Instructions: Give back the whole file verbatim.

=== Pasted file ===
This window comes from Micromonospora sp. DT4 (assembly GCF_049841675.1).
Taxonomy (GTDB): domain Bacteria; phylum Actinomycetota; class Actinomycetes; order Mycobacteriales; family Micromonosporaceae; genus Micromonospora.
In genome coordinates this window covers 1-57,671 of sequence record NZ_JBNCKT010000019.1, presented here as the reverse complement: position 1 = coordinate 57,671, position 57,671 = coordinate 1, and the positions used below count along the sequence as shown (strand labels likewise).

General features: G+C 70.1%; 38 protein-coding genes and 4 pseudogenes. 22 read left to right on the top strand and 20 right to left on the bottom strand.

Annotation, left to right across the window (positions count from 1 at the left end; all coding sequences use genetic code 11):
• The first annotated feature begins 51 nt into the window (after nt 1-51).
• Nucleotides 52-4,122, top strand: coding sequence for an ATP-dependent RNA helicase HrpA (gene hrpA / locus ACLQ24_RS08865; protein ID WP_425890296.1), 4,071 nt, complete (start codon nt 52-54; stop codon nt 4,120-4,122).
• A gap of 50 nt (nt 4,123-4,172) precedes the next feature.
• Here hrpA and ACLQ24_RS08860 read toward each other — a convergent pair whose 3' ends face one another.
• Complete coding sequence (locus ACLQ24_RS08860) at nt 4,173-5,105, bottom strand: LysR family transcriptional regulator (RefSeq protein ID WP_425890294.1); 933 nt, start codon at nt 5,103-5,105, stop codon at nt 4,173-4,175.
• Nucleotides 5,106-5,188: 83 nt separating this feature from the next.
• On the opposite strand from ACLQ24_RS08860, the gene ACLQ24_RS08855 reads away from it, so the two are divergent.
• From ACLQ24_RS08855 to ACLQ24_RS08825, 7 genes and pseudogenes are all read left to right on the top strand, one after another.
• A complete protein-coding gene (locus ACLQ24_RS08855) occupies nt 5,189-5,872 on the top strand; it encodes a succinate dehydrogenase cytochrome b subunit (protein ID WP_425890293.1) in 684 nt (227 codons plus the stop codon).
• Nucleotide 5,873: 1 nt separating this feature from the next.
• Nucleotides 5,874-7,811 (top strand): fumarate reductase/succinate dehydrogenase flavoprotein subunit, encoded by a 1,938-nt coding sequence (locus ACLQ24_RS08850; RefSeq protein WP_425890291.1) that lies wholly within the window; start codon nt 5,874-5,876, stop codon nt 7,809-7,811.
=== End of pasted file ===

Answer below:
This window comes from Micromonospora sp. DT4 (assembly GCF_049841675.1).
Taxonomy (GTDB): domain Bacteria; phylum Actinomycetota; class Actinomycetes; order Mycobacteriales; family Micromonosporaceae; genus Micromonospora.
In genome coordinates this window covers 1-57,671 of sequence record NZ_JBNCKT010000019.1, presented here as the reverse complement: position 1 = coordinate 57,671, position 57,671 = coordinate 1, and the positions used below count along the sequence as shown (strand labels likewise).

General features: G+C 70.1%; 38 protein-coding genes and 4 pseudogenes. 22 read left to right on the top strand and 20 right to left on the bottom strand.

Annotation, left to right across the window (positions count from 1 at the left end; all coding sequences use genetic code 11):
• The first annotated feature begins 51 nt into the window (after nt 1-51).
• Nucleotides 52-4,122, top strand: coding sequence for an ATP-dependent RNA helicase HrpA (gene hrpA / locus ACLQ24_RS08865; protein ID WP_425890296.1), 4,071 nt, complete (start codon nt 52-54; stop codon nt 4,120-4,122).
• A gap of 50 nt (nt 4,123-4,172) precedes the next feature.
• Here hrpA and ACLQ24_RS08860 read toward each other — a convergent pair whose 3' ends face one another.
• Complete coding sequence (locus ACLQ24_RS08860) at nt 4,173-5,105, bottom strand: LysR family transcriptional regulator (RefSeq protein ID WP_425890294.1); 933 nt, start codon at nt 5,103-5,105, stop codon at nt 4,173-4,175.
• Nucleotides 5,106-5,188: 83 nt separating this feature from the next.
• On the opposite strand from ACLQ24_RS08860, the gene ACLQ24_RS08855 reads away from it, so the two are divergent.
• From ACLQ24_RS08855 to ACLQ24_RS08825, 7 genes and pseudogenes are all read left to right on the top strand, one after another.
• A complete protein-coding gene (locus ACLQ24_RS08855) occupies nt 5,189-5,872 on the top strand; it encodes a succinate dehydrogenase cytochrome b subunit (protein ID WP_425890293.1) in 684 nt (227 codons plus the stop codon).
• Nucleotide 5,873: 1 nt separating this feature from the next.
• Nucleotides 5,874-7,811 (top strand): fumarate reductase/succinate dehydrogenase flavoprotein subunit, encoded by a 1,938-nt coding sequence (locus ACLQ24_RS08850; RefSeq protein WP_425890291.1) that lies wholly within the window; start codon nt 5,874-5,876, stop codon nt 7,809-7,811.